Today was Sports Day at school. I decided to take the day off work and attend because I wanted to see Seb in the 800m, long jump and 400m relay.
I went just as the events were starting and found a sea of students all dressed in their dynasty colours. Purple, blue, red, yellow, orange, green. And there, alone, was Seb.
I was talking to my friend Mel, who I have known for so many years. And suddenly I was alone, the day was dark and my heart cracked. As my boy spotted me and came to stand near me. And stayed, because I was the one person he could be with. Or who wanted to be with.
And then the questions as I am asking myself while trying to carry on a conversation with Mel.
Is this a bigger deal for me than it is for him?
Does he have absolutely no friends at this school?
Does he know this?
Agonising. Trying not to let him see my face as I give him hugs, assure him of my love, and then ask him, trying to inject a casual note into my voice, where his friends are.
"Who?" He asks me.
"Um, well your friends?" And I list a few names.
"They're gaming in the bleachers. I didn't want to." So that's that. So he is alone. Other kids are walking in clumps, writing on each other's legs and faces with markers and lipstick of their dynasty's greatness. Seb walks alone to the long jump. I follow him. Year eights are just finishing their jumps so I get to cheer for Adam as well.
He is the only one in his dynasty who made it to the long jump finals, so afterwards he walks back with me and one of my friends.
Does he feel isolated? Does he see that everyone else seemingly has friends and he does not?
He does well in the 800m, not brilliantly, but well, finishing fourth. His second lap was fantastic, he moved from seventh to fourth. Really promising. His running is taking an easier style. I wonder if he will be in 1500 next year as soon as he learns more strategy.
A couple of girls compliment him when he is done. And then mums compliment him. And their kindness makes these easy useless tears dart nearer to the surface.
I am grateful I have a meeting to get to and some documents to sign. I ask Sebbie anxiously if it is okay if I go. "Who will you spend time with?" I inquire. "I don't mind being alone," he answers, the same answer he always has. Then he throws in, "But if you could give me some money for lunch...." Happily I throw 100 at him.
The meeting isn't far away, and I find myself finishing early and heading back instead of home where I have a tonne of research to do.
Seb said he would be running the third leg of the 400 relay. It was one of the last races of the day apparently.
I hop it to the sports stadium, imagining what will wait for me there. Best case scenario, Seb is with other kids and smiling. I am glad I am going back.
I find him, more colours, at the top of the bleachers, talking with another boy who is crying. Rocking back and forth. He is digging through his backpack while he is doing this, but I can see the rocking boy is listening to Seb.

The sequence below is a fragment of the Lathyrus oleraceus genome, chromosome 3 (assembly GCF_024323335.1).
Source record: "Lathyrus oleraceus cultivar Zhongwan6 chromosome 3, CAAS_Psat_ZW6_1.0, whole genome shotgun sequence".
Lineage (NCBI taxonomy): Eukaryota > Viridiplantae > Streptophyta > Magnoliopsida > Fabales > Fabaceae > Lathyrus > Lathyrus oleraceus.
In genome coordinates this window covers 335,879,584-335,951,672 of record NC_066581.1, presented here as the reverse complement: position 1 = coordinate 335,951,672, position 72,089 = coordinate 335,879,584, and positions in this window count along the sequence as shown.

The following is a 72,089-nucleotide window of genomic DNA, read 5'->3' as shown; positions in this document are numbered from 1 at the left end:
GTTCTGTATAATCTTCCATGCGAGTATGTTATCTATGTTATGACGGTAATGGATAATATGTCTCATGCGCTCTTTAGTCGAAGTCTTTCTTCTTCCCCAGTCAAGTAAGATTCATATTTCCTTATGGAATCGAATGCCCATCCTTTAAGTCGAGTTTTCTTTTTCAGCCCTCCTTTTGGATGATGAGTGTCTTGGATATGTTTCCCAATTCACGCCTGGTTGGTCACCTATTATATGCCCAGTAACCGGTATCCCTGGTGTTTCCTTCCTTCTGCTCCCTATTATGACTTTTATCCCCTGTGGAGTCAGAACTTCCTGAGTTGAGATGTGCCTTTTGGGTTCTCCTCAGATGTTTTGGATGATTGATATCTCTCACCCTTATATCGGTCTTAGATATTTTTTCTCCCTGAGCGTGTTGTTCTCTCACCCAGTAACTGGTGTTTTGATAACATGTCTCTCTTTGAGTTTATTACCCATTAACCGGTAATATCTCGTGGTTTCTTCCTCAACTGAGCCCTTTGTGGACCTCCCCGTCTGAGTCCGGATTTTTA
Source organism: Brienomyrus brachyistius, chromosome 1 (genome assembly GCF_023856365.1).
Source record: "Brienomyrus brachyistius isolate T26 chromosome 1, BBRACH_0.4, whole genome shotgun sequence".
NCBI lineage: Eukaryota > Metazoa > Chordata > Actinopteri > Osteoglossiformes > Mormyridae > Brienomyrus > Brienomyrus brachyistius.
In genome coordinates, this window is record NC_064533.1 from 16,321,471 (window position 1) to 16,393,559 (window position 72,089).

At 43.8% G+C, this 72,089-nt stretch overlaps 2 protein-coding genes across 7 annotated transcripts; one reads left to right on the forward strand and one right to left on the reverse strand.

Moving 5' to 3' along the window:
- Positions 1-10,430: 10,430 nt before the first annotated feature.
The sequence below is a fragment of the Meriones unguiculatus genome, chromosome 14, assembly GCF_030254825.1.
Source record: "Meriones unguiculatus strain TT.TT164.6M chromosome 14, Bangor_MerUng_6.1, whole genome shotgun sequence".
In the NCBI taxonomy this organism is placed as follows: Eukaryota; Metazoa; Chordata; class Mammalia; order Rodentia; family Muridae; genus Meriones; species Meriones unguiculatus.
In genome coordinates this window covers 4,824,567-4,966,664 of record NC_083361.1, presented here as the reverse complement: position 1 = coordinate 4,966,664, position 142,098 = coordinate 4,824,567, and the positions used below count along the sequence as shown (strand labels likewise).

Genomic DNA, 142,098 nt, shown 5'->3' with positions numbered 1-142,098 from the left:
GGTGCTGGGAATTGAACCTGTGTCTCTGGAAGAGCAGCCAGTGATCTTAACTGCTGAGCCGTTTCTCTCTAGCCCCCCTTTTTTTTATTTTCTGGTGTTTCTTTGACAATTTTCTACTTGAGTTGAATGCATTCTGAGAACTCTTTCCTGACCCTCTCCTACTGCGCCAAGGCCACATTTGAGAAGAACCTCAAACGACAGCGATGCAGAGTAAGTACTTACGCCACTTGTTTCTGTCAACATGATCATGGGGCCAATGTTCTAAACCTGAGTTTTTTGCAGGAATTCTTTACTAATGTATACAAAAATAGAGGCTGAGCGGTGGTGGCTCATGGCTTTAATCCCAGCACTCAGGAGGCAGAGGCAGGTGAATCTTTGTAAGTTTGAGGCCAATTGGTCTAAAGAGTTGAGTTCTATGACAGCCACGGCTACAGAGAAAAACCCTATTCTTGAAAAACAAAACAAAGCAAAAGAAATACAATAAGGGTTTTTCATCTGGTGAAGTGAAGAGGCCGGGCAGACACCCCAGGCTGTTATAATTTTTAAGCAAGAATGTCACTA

All around me, I see other parents, their children confident and surrounded with friends. Laughing, joking, sharing food and racing around. The parents seem to have such glossy, carefree lives. They don't have to live with the knowledge their child doesn't fit in at school. It seems their biggest concern is which dynasty will place first in the sporting event, or what place their child will be in the relay. Im wondering if anyone will bother to slap Seb's hand when he crosses the finish line. And I promise myself I won't go to the finish line, I WONT, but I will be close. Very close.
And I look at him again, occasionally trying to talk to the rocking boy, but more leaning off to the distance and dreaming.
Then my man sees me. And the smile. It is the same smile as I saw in year two when his class was giving a show, and he was scanning the audience looking for magnificent and me. his face was so worried, and then when he saw us - he relaxed and grinned that wonderous grin, like we had put the world to rights by just being in it.
Take away the hat, and that was the face I saw today grinning at me.
"You came back!" he exclaimed, burying his head into my shoulder.
"Of course I did!" I smiled at him.
He has no idea what it cost me to come back to see him, alone, without mates to run around with, and kids running up to congratulate him. The only thing I've got going for me right now is the certainty of how happy I made him. Otherwise, I feel raw. It's not nice seeing how different your child is, how they are not fitting in.
The good? I don't think he knows. I think I am being overdramatic about this. His friendless state doesn't upset him.
And the best? I saw kindness today. People reaching out to be kind to me and my son. People who must have sorrows, because I know everyone has a story.
It all comes back to "be kinder than necessary".
I didn't set any new year's resolutions for 2014. There were no promises of achieving headstands in yoga, no marathon, no weight maintenance. But today I realised my goal for 2014 is: be kinder than necessary to everyone I encounter.
Because as a recipient, I can't begin to tell you the difference it made.
Thank you to those to reached out to me and my heart today.